I’m not gay… I just like having sex with men

In the context of the global AIDS epidemic, sex between men is significant because it involves anal sex – a practice that, when no protection is used, carries a higher risk of HIV transmission than unprotected vaginal sex. Historically, AIDS was first discovered among self-identified young gay men in the USA, and throughout the course of the global epidemic, consistently high levels of HIV infection have been found among MSM in many countries.

Organisations representing MSM have also played an active and outspoken role in the response to AIDS. In the USA and the UK for example, gay men’s organisations have raised a great deal of awareness about HIV and AIDS. These groups continue to provide many services to both prevent people becoming infected with HIV, and to help those who are HIV-positive. Another example is Brazil, where groups of gay men exerted a lot of pressure on the government to protect the rights of HIV-positive people in the early years of the nation’s AIDS epidemic.

In many countries however, MSM are not so visible. Sex between men is stigmatised, officially denied and criminalised in various parts of the world. This adds to the vulnerability of MSM, making it difficult to monitor them, and making it near impossible to carry out relevant HIV prevention campaigns in some countries. In places where homosexuality is not tolerated, MSM often hide their same-sex relations from their friends and families to avoid persecution. Many have wives, or have sex with women as well as men, and this means that they may transmit HIV to their female partners if they become infected. The significant impact that HIV is having on MSM is therefore not an isolated problem, but one that is very much linked to countries’ wider HIV epidemics.

Contraceptive Measures After Unprotected Sex

Emergency hormonal contraception is sometimes called "the morning after pill." It is actually a short course of oral contraceptives taken at a high dose. The exact regimen (the number of pills and the number of days) depends on the type of oral contraceptive used. All oral contraceptives contain hormones.

This high dose of hormones blocks the implantation of the fertilized egg in the uterus. In turn, this action reduces the chances of a woman becoming pregnant after unprotected sexual intercourse by 75% or more if the woman is not already pregnant, adequate doses are prescribed, and the woman follows the regimen as directed. To be considered a possible candidate for emergency contraceptive pills a woman should receive medical attention within 72 hours of unprotected intercourse. (In contrast, emergency contraception with an IUD may be possible 5-7 days after intercourse, see below.) The only known contraindication to emergency contraception is pregnancy.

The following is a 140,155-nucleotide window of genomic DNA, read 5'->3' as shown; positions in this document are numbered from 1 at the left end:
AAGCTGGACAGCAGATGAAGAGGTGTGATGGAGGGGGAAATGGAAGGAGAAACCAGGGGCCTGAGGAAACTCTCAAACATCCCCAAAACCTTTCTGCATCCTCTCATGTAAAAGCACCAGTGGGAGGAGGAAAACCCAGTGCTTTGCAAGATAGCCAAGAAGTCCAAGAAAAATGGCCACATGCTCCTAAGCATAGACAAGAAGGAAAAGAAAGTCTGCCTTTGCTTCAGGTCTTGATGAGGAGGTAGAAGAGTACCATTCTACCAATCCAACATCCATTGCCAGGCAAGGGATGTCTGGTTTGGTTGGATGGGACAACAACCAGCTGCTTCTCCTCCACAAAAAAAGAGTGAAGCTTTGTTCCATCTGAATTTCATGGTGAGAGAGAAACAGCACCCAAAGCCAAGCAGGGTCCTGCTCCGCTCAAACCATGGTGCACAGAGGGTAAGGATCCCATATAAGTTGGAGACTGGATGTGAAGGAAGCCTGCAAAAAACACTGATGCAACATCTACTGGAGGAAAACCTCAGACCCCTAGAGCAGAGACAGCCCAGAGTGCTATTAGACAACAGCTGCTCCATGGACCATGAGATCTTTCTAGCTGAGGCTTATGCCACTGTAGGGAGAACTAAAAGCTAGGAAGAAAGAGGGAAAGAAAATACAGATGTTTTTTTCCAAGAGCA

There are no serious side effects, but the pills may cause nausea in 30 to 50% and vomiting in 15 to 20% of women. These side effects may be controlled by taking an anti-nausea drug such as dimenhydrinate (Dramamine). Frequently a doctor will give a prescription nausea medication, such as Compazine , at the same time as the emergency contraceptive pill. A woman may also experience breast tenderness and a temporary disruption of her menstrual cycle.

Both current products on the market include the progesterone hormone levonorgestrel. Preven uses four hormone pills, each of which supply estrogen alone with levonorgestrel. The other emergency contraception treatment approved by the Food and Drug Administration (FDA) is Plan B, which consists of two tablets of levonorgestrel only. This lower dose results in less nausea and vomiting. Levonorgestrel-only medication may be more effective and causes less nausea compared to the Preven product.

Emergency hormonal contraception has the same restrictions as the hormonal contraceptive pill. A woman with a history of stroke, heart attack, liver tumor, or breast cancer needs careful evaluation and counseling before taking emergency hormonal contraception. The pills do not protect a woman from sexually transmitted infections.

This strategy is not meant to be a long-term contraception. Once the emergency is over, a woman should receive proper counseling so that she can select an effective and appropriate contraceptive method to use on a regular basis if she continues to be sexually active.